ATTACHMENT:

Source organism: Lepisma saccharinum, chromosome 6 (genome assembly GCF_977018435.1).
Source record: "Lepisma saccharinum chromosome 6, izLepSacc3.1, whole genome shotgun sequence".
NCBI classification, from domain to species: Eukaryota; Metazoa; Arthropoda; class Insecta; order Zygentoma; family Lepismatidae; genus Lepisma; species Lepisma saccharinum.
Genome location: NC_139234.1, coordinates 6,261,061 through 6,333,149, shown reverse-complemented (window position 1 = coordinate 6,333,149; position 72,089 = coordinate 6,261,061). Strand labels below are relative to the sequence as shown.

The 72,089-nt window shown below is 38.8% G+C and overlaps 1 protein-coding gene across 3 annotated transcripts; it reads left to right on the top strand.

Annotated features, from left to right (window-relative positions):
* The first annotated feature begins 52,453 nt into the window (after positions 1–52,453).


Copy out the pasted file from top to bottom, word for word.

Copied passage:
Source organism: Lepisma saccharinum, chromosome 6 (genome assembly GCF_977018435.1).
Source record: "Lepisma saccharinum chromosome 6, izLepSacc3.1, whole genome shotgun sequence".
NCBI classification, from domain to species: Eukaryota; Metazoa; Arthropoda; class Insecta; order Zygentoma; family Lepismatidae; genus Lepisma; species Lepisma saccharinum.
Genome location: NC_139234.1, coordinates 6,261,061 through 6,333,149, shown reverse-complemented (window position 1 = coordinate 6,333,149; position 72,089 = coordinate 6,261,061). Strand labels below are relative to the sequence as shown.

The 72,089-nt window shown below is 38.8% G+C and overlaps 1 protein-coding gene across 3 annotated transcripts; it reads left to right on the top strand.

Annotated features, from left to right (window-relative positions):
* The first annotated feature begins 52,453 nt into the window (after positions 1–52,453).